Even as close to a billion debit cards are in use in India today, only about 58 million credit cards are in circulation in the world’s second most populous nation.
According to industry estimates, between 30 million to 35 million people in the country today have a credit card. Part of the reason why the vast majority of the population has not made the cut is because they don’t have a credit score — or if they do have an eligible credit score they don’t see any appeal in the paltry rewards most credit cards offer in the country.
The credit card industry in India appears to be stuck in a deadlock. Part of the reason why so few people in the country have a credit score is because banks and credit card companies are still relying on age-old methodologies to determine someone’s creditworthiness.
Most banks in India are only comfortable with issuing credit cards to individuals who have a full-time employment with one of a few hundred companies listed in their spreadsheets that they last updated years ago.
Through his new startup called Uni, Nitin Gupta wants to address some of these issues. And he is one of the few individuals in the country who is positioned to do it. He co-founded PayU India, and then ran ride-hailing firm Ola’s financial services business.
During his tenure at PayU, the startup established a dominance in the payments processing business in the country. And at Ola, he launched Olamoney Postpaid, a service that allows customers to pay for their rides at a later stage. Olamoney, which was valued at $250 million last year, is now one of the largest financial services businesses in the country.
Serious VCs are now willing to bet on Gupta’s new venture.
Nitin Gupta, a veteran in the financial services business, has co-founded Uni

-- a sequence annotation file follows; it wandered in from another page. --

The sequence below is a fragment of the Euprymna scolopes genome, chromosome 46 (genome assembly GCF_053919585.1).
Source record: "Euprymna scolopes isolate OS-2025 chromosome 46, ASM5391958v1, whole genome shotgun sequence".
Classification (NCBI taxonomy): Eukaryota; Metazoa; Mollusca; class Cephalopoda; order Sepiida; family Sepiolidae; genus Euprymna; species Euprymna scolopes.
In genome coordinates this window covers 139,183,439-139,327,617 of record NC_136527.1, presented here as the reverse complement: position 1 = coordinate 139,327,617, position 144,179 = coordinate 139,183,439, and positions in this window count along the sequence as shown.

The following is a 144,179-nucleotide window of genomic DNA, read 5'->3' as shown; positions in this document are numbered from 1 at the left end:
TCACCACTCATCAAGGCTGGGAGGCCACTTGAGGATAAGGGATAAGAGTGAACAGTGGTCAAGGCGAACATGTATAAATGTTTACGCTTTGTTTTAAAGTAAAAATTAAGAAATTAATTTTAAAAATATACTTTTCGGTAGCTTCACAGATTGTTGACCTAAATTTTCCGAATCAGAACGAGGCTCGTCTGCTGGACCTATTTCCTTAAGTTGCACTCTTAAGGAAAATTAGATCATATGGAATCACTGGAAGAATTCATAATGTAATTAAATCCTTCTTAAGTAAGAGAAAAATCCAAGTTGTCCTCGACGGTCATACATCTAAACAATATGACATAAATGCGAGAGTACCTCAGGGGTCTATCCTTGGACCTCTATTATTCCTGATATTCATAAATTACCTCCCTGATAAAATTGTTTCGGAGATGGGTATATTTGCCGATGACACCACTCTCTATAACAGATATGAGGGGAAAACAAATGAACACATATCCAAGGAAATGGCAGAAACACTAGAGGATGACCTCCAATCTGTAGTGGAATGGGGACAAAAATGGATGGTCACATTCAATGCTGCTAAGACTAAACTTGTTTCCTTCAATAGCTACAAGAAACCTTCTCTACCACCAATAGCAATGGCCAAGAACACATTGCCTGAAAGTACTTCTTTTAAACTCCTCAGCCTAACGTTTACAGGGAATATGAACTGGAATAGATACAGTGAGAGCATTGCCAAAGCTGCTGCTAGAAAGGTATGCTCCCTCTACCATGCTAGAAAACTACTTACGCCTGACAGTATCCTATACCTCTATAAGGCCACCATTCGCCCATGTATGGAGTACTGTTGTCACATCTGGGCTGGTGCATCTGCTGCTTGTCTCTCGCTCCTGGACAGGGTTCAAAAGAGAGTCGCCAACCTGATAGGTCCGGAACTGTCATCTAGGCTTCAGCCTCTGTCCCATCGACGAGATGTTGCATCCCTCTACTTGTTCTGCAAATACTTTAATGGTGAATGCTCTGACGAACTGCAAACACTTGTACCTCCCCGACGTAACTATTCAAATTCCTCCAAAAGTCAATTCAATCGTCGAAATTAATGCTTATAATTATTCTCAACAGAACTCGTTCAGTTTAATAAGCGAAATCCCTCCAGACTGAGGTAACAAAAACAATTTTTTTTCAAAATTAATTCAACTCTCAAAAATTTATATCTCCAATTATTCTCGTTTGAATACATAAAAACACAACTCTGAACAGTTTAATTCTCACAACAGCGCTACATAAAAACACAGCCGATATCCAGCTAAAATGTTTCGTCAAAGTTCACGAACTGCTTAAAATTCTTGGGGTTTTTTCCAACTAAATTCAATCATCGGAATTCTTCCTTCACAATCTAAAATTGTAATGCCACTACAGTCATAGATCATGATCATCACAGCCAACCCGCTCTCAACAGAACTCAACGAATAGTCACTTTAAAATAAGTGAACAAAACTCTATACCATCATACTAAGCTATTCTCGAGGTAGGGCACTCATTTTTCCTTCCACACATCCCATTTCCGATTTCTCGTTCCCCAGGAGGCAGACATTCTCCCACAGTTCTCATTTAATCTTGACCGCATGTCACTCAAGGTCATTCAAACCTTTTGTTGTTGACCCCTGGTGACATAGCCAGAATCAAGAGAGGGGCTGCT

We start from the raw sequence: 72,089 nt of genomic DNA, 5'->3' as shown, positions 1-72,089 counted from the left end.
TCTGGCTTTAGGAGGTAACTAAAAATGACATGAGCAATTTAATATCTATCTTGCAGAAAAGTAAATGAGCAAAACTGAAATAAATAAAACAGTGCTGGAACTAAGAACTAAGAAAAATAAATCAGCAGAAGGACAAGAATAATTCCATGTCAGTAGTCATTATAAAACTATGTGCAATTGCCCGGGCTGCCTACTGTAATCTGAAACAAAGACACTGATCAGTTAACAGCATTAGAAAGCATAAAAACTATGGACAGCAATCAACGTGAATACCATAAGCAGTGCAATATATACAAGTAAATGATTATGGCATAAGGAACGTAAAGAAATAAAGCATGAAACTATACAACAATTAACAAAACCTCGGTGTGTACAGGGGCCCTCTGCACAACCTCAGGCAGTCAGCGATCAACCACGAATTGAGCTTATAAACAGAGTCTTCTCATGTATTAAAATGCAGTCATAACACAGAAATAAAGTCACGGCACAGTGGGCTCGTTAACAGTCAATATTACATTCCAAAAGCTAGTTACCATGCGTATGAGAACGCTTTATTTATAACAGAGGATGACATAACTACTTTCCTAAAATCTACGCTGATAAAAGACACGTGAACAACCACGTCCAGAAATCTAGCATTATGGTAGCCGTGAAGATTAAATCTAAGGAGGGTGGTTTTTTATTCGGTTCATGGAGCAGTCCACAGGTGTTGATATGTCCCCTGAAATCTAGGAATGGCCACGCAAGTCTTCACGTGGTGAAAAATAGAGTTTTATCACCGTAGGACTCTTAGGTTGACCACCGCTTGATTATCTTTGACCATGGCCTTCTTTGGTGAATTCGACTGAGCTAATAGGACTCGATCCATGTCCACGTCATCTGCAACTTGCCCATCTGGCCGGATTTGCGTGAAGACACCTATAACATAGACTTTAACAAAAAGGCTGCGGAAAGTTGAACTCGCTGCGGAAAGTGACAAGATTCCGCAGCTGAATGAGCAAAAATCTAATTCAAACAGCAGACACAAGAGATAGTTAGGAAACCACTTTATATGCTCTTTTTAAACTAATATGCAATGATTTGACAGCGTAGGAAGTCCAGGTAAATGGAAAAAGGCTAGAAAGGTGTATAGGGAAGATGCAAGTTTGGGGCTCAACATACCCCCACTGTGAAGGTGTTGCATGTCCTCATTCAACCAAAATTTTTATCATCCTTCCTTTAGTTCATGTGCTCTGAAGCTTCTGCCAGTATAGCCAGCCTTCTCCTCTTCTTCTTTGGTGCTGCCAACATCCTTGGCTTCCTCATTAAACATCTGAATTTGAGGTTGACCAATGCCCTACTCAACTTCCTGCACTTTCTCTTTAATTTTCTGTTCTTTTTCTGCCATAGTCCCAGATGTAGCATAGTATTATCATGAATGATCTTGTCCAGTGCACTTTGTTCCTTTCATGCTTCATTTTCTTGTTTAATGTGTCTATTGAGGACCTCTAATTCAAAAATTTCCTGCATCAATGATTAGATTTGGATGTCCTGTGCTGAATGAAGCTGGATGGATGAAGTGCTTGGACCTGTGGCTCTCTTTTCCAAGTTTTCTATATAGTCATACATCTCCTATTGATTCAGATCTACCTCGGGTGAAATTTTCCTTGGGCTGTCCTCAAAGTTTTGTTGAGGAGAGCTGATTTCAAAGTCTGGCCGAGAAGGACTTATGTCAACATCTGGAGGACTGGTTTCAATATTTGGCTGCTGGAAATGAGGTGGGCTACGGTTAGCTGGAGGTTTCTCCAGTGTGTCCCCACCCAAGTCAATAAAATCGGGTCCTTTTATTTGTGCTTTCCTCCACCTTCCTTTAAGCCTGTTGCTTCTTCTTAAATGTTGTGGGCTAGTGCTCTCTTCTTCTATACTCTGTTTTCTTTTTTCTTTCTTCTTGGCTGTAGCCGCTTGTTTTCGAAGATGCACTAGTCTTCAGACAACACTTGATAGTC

On Tuesday, Uni announced it has raised $18.5 million in its seed financing round led by Lightspeed and Accel . The startup currently does not have a product, but it took Gupta only two months in the middle of a global pandemic to raise what is one of the largest seed financing rounds in India.
In an interview with TechCrunch, Gupta said at Uni he is joined by two more senior executives — Laxmikant Vyas and Prateek Jindal — who have stellar records in the financial services business.
He declined to reveal what exactly Uni’s product — or line of products — would look like, but suggested that Uni is building the modern age consumer credit card. “It would seem very obvious when it comes out, and people will wonder why nobody else thought of it,” he said, adding that he is working with multiple banks for partnerships.
The adoption of digital payments has grown exponentially in the country in the last five years, but the credit card business is still struggling to make inroads, he said, adding that he sees an opportunity to expand the credit card base to 200 million over the next five years.
Bejul Somaia, a Partner at Lightspeed India, said, “Nitin and Uni’s team are passionate about unlocking the power of financial services for millions of Indian consumers using new tech-powered solutions. We are excited about their mission and proud to support them from day one.”